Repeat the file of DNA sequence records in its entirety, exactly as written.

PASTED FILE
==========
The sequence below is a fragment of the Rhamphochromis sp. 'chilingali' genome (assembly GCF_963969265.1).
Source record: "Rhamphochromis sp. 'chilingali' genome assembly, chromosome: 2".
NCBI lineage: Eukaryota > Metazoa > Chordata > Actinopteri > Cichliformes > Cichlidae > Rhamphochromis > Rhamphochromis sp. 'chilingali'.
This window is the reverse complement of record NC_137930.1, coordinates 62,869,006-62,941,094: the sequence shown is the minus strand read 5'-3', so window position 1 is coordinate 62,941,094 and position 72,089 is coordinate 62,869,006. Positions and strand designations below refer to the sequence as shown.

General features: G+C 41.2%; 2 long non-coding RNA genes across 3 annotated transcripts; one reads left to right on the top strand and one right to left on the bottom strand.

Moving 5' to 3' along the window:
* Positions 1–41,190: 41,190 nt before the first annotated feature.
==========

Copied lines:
The sequence below is a fragment of the Rhamphochromis sp. 'chilingali' genome (assembly GCF_963969265.1).
Source record: "Rhamphochromis sp. 'chilingali' genome assembly, chromosome: 2".
NCBI lineage: Eukaryota > Metazoa > Chordata > Actinopteri > Cichliformes > Cichlidae > Rhamphochromis > Rhamphochromis sp. 'chilingali'.
This window is the reverse complement of record NC_137930.1, coordinates 62,869,006-62,941,094: the sequence shown is the minus strand read 5'-3', so window position 1 is coordinate 62,941,094 and position 72,089 is coordinate 62,869,006. Positions and strand designations below refer to the sequence as shown.

General features: G+C 41.2%; 2 long non-coding RNA genes across 3 annotated transcripts; one reads left to right on the top strand and one right to left on the bottom strand.

Moving 5' to 3' along the window:
* Positions 1–41,190: 41,190 nt before the first annotated feature.